Malcolm Gladwell and the New Normal after COVID-19
Join Arent Fox for a one hour virtual event with Malcolm Gladwell, the celebrated journalist and best-selling author of Tipping Point, Outliers, and Talking to Strangers, who will talk about life after COVID-19. There will also be a Q&A with Arent Fox Partner Anthony V. Lupo.Malcolm Gladwell and the New Normal after COVID-19 JAN 27 2021 12:00 PM Hosted by: Arent Fox LLP Online Event www.eventbrite.com/e/malcolm-gladwell-and-the-new-normal-after-covid-19-tickets-132113604347?aff=ebdssbonlinesearch Join Arent Fox for a one hour virtual event with Malcolm Gladwell, the celebrated journalist and best-selling author of Tipping Point, Outliers, and Talking to Strangers, who will talk about life after COVID-19. There will also be a Q&A with Arent Fox Partner Anthony V. Lupo.
ROAR Web Series with Josefina Bonilla and Special Guest Evelyn Brito
Guest Speaker Evelyn Brito, Founder, Bodega Makeover. Following Your Passion and Dreams. The ROAR Webinar Series is inspirational and aspirational. Join industry leaders as we discuss innovation and leadership, definition of success and the emergence of new leadership styles in trying times
Race, Work, and Leadership: New Perspectives on the Black Experience
This seminar will be given by Dr. Laura Morgan Roberts, speaking on her book, “Race, Work, and Leadership: New Perspectives on the Black Experience”. It is part of Mossavar-Rahamani Center for Business and Government’s webinar series, Registration is required.
Condition of Education in the Commonwealth
Join the Rennie Center for a conversation on the state of learning in this unprecedented time, including a panel discussion with all three MA education commissioners—Elementary and Secondary Education Commissioner Jeffrey C. Riley, Early Education and Care Commissioner Samantha Aigner-Treworgy, and Higher Education Commissioner Carlos Santiago—and remarks from Secretary of Education James Peyser.
lo T in Sports: Changing the Game
Join us as we hear from industry experts about the integration of lo T in the world of live sports, how major leagues like the NFL are utilizing wearable technology and connected devices, what features fans can expect from stadiums as they become more connected, and how 5G & MEC are changing the game for years to come.
Dr. Maya Rockeymoore Cummings & James Dale – “We’re Better Than This”
Join the Boston Public Library for an online talk with distinguished political expert, Dr. Maya Rockeymoore Cummings and longtime non-fiction writer James Dale, co-authors of We’re Better Than This: My Fight for the Future of our Democracy, primarily authored by the late Elijah Cummings.
Community Read Book Group: An Indigenous Peoples’ History of the United States
Let’s read together! Join your friends, family and fellow Yearlong Reading Challenge participants at the Boston Public Library as we discuss the January Community Read for adults: An Indigenous Peoples’ History of the United States by Roxanne Dunbar-Ortiz. The discussion will be moderated by a librarian and will take place on Zoom.
The State of Race: The Housing Gap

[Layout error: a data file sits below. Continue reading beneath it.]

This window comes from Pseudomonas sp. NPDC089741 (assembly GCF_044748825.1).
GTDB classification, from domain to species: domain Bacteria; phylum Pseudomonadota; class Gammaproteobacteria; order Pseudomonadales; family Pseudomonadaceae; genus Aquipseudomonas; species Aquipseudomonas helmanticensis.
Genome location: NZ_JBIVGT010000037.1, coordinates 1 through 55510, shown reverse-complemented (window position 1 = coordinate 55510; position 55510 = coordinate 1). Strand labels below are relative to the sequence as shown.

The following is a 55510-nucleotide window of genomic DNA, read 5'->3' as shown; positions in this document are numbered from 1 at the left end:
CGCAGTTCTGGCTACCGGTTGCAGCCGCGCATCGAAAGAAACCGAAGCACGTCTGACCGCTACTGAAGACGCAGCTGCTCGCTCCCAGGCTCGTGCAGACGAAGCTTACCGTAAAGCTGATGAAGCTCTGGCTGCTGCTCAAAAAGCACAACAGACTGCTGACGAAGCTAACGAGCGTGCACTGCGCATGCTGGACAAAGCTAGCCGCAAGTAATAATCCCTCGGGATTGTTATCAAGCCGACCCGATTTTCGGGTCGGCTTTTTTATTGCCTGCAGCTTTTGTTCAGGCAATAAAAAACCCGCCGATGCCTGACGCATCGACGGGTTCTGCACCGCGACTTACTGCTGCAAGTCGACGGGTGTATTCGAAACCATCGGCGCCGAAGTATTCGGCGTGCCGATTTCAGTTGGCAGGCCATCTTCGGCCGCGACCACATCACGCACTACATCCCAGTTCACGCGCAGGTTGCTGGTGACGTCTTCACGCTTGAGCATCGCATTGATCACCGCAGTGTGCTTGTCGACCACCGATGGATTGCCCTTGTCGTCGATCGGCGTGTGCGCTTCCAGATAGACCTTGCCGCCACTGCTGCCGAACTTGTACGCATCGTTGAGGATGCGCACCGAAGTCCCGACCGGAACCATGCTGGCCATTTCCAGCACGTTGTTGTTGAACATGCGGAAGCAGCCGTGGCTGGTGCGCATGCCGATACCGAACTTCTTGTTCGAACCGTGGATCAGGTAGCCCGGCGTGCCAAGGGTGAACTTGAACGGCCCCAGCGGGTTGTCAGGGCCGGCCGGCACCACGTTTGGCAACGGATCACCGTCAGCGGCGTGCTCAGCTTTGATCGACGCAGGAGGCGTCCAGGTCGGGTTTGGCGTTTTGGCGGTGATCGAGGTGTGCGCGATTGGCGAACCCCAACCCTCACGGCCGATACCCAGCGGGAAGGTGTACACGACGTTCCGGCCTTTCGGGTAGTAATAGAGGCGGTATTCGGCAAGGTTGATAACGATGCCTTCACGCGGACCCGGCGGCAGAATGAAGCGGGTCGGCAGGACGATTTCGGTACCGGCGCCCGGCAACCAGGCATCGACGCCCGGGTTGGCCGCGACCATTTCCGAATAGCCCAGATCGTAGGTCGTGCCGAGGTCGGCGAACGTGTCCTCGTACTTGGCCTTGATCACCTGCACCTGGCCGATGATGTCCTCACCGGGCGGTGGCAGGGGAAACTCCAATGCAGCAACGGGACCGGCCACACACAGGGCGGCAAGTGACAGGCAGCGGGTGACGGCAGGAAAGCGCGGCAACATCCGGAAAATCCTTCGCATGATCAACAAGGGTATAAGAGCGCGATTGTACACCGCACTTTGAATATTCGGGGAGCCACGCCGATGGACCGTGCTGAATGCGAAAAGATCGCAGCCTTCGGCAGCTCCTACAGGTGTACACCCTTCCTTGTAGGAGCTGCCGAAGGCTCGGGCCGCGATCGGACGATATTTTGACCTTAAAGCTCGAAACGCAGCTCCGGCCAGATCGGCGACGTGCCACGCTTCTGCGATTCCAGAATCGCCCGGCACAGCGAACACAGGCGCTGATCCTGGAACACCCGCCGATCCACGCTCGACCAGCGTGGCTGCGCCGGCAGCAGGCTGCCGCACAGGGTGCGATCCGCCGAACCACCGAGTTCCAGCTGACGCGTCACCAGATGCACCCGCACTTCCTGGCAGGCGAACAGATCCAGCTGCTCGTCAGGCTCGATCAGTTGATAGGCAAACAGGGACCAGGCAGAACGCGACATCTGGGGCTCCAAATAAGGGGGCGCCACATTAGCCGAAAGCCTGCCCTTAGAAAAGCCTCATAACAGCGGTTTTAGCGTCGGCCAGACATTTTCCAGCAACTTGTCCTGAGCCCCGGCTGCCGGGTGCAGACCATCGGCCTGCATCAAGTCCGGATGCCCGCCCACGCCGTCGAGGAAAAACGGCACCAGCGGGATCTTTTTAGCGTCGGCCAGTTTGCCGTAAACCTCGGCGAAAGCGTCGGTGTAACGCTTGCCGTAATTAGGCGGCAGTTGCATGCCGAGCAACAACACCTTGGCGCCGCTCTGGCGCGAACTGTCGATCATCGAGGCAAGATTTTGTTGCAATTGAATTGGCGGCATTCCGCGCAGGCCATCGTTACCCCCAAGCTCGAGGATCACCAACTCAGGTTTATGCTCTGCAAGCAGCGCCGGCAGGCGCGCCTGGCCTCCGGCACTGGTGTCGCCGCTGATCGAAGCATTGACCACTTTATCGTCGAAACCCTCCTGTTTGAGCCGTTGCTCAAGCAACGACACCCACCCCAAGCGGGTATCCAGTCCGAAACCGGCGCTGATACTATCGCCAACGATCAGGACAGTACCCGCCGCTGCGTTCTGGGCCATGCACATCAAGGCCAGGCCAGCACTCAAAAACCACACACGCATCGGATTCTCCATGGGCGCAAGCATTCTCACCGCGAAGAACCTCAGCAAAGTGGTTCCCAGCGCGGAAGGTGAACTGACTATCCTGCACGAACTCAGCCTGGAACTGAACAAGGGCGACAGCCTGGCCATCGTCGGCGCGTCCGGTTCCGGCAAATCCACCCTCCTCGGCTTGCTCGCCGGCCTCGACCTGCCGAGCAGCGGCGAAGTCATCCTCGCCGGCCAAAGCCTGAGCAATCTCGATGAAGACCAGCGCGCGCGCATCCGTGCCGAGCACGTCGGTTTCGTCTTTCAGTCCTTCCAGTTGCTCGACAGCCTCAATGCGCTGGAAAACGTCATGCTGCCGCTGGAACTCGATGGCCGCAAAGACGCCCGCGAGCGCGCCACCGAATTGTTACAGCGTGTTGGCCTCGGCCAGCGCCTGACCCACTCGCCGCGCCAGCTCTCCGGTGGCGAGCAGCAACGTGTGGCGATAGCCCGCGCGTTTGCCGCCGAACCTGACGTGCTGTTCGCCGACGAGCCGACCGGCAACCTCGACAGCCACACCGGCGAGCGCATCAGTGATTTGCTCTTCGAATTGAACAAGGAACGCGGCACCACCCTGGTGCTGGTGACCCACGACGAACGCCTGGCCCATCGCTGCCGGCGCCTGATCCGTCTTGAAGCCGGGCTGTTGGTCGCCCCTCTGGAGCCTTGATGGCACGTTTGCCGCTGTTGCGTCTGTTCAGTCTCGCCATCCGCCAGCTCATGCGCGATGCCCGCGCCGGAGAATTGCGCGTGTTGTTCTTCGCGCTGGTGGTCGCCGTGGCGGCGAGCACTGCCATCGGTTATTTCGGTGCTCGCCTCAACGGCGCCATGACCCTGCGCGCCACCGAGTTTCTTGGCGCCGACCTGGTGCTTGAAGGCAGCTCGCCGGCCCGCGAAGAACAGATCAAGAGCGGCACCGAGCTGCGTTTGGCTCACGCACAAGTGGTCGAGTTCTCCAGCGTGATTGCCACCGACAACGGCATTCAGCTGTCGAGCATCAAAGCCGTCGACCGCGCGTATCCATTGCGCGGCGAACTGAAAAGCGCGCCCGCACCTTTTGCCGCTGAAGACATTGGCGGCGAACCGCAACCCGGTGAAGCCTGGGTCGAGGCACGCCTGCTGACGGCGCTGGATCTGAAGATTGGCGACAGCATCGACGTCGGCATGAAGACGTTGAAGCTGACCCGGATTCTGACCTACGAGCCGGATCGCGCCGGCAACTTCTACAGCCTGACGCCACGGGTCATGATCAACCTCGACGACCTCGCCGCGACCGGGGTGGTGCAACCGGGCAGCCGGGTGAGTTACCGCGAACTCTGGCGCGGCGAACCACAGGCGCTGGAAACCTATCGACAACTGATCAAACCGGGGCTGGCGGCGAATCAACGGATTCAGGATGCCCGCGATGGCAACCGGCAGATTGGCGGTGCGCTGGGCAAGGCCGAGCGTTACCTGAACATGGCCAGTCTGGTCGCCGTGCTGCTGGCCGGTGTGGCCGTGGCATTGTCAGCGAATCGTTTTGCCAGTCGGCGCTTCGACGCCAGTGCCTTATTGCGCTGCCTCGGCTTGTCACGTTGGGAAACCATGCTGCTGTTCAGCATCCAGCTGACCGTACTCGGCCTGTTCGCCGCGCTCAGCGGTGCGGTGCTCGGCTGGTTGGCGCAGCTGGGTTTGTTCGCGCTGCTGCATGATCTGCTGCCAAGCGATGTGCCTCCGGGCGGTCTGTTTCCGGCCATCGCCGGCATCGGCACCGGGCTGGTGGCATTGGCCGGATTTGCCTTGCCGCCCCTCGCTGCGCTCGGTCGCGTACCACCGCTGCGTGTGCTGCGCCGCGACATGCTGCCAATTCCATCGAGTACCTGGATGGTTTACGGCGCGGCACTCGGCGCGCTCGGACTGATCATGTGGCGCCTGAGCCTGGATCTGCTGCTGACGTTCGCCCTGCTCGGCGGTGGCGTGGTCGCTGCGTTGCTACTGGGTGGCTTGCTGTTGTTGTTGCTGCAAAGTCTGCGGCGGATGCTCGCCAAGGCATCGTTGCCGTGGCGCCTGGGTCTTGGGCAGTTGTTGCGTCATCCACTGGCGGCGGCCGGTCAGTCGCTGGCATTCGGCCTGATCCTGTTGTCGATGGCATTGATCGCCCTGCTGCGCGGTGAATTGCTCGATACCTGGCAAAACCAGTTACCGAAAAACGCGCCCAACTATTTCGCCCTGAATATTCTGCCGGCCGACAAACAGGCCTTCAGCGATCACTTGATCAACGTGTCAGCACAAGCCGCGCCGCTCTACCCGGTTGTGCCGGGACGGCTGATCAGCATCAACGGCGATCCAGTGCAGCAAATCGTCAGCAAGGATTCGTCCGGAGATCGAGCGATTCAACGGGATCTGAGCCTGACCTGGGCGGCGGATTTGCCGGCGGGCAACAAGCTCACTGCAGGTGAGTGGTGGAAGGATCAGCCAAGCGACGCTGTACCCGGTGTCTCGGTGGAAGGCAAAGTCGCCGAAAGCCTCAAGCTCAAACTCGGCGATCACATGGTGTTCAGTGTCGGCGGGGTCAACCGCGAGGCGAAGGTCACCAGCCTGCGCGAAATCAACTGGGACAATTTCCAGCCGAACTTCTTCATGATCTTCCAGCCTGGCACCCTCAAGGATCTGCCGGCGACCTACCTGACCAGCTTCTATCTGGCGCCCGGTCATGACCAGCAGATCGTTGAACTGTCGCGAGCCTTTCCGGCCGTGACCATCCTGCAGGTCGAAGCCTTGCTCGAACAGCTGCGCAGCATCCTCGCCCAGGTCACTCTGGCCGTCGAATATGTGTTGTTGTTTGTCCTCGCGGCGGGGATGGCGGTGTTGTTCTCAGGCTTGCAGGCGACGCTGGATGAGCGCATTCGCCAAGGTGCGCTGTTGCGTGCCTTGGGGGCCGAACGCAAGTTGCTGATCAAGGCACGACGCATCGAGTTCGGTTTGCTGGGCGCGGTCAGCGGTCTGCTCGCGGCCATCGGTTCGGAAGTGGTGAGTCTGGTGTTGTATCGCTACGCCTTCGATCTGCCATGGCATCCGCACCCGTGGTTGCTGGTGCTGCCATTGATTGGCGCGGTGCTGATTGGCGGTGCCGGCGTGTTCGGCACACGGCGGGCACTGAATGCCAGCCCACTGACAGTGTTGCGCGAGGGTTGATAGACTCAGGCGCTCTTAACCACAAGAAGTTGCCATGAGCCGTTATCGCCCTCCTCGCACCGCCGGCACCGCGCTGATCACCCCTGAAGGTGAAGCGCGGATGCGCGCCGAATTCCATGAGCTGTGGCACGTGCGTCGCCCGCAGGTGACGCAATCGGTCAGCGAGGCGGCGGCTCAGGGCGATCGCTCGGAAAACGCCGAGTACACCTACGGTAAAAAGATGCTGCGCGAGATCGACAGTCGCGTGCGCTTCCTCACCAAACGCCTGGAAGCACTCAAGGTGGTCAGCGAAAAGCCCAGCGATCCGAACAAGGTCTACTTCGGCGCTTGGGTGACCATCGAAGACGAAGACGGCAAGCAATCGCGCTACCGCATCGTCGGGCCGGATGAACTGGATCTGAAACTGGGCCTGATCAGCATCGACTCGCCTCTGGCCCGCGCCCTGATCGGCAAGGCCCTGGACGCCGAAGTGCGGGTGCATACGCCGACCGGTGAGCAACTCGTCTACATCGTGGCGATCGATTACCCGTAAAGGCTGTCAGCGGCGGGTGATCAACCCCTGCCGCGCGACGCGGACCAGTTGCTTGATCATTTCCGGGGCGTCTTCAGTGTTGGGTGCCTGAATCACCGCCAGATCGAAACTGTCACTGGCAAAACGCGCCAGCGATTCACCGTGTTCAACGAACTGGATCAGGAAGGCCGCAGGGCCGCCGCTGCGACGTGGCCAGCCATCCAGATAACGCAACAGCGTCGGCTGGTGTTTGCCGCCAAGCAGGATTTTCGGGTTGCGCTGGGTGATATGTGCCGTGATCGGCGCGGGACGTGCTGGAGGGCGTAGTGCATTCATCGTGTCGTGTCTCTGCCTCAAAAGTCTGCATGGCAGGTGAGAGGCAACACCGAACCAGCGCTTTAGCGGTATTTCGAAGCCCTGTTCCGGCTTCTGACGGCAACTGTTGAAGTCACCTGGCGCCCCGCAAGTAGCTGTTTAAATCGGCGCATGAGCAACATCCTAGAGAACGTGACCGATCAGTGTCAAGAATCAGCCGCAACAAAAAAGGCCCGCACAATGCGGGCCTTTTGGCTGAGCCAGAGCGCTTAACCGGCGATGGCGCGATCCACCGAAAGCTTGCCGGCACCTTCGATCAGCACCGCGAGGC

The State of Race: The Housing Gap is a virtual forum co-sponsored by The Boston Globe, NAACP Boston and GBH WORLD that addresses the impact racial disparities have had on key social issues. In January, join GBH host Dan Lothian and a panel of experts including Lisa Rice, President and Chief Executive Officer at National Fair Housing Alliance, Alex Ponte-Capellan a community organizer and housing advocate at City Life/Vida Urbana and Tim Logan, Reporter for The Boston Globe, as they explore the history of structural racism in the US housing system and its long-lasting impact on Massachusetts communities of color.
Art & Culture in Public Life Symposium
The Arts & Culture in Public Life Symposium is hosted by the Arts & Culture in Public Life Caucus, a student organization of Harvard Business School. The event will bring together high profile art leaders and policy makers to discuss the potential of the arts to create meaningful change in the world. Moderator is Ping Wang, MPA 2021
Global Mobility and the Threat of Pandemics: Evidence from Three Centuries
Researchers at the Center for Global Development test predictions across four global pandemics in three different centuries: the influenza pandemics that began in 1889, 1918, 1957, and 2009. They find that in all cases, even a draconian 50 percent reduction in pre-pandemic international mobility is associated with 1-2 weeks later arrival and no detectable reduction in final mortality.
Human Rights and the Future World Order
Speakers include Hina Jilanni, former United Nations Special Representative of the Secretary-General on Human Rights Defenders; Samuel Moyn, Henry R. Luce Professor of Jurisprudence, Yale Law School and Professor of History, Yale University; Zeid Ra’ad, Perry World House Professor of the Practice of Law and Human Rights, University of Pennsylvania.
Social Media for Government Agencies and the Public Sector: Everything You Need to Know but are Afraid to Ask, a Digital CP
Come learn the basics of the Social Media platforms and how you can use them effectively to achieve your goals. Whether you’re a Tik Tok influencer or just learned that the symbol # isn’t a “pound sign”. This workshop is open to all levels.